A few years ago now a Florentine friend gave me one of the simplest and most useful travel tips I’ve ever received. When moving around Italy, he recommended, the best way to get the sense of an area, be it a town, a village, or a large city, is to head to the nearest market. It’s a wise maxim, and one I’ve held close over the years.
From Turin’s Porta Palazzo to Palermo’s Ballarò, Italy is hardly short of beautiful places to shop. The market culture, in spite of all competition from modern superstores, is still alive, well, and thriving. This is one of many things that makes it so enjoyable to travel in the country, or, if you live here, a wonderful place to call home.
Still, even with so many to choose from, Livorno’s mercato centrale has a particular place in my heart. All markets reflect their city, and vice versa. The vettovaglie, though, as locals call it, has a particularly intimate relationship with the wider urban reality.
Livorno itself is a complex city. Seen from the air, in the descent towards Pisa airport, it looks a little unassuming. All you can make out from the plane window are the factory pylons and industrial cooling towers. On the ground, though, it’s filled with hidden gems. Giulia Scarpaleggia, the Tuscan food writer and photographer, has summarised it particularly well.
“Livorno”, she writes, “is not what one would call a classically beautiful city. It possesses little of the brilliant renaissance charm of Florence, or the elegance of Lucca, or the history-rich, red-bricked medieval palaces of Siena. Yet it’s still beautiful, in its own, authentic terms.”
The central market is a living breathing expression of this authenticity. The first thing that strikes the first-time visitor is the sheer bustle, the immensity of the people flow. While Covid-19 has inevitably dampened that impact it’s still got the feeling of a genuine, lived-in space, one that’s well-populated by locals.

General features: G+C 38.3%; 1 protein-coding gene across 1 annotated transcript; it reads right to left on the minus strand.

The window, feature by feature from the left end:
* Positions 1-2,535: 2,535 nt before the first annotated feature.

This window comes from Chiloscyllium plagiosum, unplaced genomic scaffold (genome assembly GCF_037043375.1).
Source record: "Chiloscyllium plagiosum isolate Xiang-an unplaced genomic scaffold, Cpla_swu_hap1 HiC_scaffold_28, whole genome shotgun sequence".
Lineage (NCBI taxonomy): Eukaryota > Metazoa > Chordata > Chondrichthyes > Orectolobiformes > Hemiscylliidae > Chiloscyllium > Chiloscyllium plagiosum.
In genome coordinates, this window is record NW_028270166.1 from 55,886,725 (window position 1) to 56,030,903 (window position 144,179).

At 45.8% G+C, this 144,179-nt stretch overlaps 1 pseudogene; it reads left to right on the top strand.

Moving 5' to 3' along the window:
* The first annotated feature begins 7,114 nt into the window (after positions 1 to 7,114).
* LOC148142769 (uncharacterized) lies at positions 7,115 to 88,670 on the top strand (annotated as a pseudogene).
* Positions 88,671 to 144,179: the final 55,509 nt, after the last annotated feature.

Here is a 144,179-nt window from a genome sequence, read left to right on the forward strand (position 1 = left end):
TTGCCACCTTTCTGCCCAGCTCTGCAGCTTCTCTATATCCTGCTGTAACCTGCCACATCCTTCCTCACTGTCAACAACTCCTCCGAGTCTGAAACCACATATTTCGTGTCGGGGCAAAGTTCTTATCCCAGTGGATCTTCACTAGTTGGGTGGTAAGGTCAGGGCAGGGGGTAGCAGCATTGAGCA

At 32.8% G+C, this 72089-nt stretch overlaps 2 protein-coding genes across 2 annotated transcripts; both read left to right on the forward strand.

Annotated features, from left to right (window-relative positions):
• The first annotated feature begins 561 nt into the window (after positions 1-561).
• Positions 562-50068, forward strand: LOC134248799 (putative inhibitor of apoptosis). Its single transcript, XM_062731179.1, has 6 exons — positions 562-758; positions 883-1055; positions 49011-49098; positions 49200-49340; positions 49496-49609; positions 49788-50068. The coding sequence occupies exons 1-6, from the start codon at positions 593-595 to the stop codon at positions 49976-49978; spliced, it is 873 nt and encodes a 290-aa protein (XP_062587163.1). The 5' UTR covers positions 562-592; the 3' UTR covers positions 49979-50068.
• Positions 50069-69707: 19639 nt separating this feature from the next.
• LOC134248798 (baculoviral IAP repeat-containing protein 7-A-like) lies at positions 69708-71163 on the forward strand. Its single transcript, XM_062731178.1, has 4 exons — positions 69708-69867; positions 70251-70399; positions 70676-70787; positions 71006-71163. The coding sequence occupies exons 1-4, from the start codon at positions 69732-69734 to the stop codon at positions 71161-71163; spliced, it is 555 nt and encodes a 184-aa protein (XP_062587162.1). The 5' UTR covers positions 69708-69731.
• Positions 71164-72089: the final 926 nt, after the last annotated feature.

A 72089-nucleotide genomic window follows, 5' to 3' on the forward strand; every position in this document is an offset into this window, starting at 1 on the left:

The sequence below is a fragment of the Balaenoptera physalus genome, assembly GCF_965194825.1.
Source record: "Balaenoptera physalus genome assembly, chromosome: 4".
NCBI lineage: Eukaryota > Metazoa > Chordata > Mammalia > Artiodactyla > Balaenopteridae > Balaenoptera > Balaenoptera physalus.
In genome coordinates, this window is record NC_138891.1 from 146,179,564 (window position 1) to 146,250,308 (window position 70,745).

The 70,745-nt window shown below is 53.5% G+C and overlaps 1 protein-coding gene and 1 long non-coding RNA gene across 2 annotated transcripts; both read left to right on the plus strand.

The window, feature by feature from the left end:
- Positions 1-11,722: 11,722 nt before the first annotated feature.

And it’s true. This market is not by any means a tourist gimmick. It’s crumbling and a little worn-out looking. There’s a distinctly 70s feel. Yet it’s still a huge and beautiful space. The main hall, which is decorated with Neoclassical and art nouveau elements, in the so-called Liberty style, boasts almost 200 stalls. In fact, Livorno’s is the second largest indoor market in Europe, second only to the Boqueria in Barcelona.
The Livornese take their traditions seriously, and this is still visible among the traders today. A good example is the Gabbrigiane, the section of the market taken over to vegetables and poultry. Almost all of this is sourced from the local countryside. Historically, peasants would come each morning from the nearby agricultural area of Gabbro to sell their produce. And while times have changed the quality remains exceptional.
The tomatoes, zucchini, green beans and kale are of a particularly high quality, and the eggs and chicken - the yellow skinned galletto livornese - are some of the best you can buy in Italy. This being a port city the fish selection is, as you’d expect, stand out. Indeed, one of the features that makes the market so beguiling is the presence of a canal which runs right in front of the building.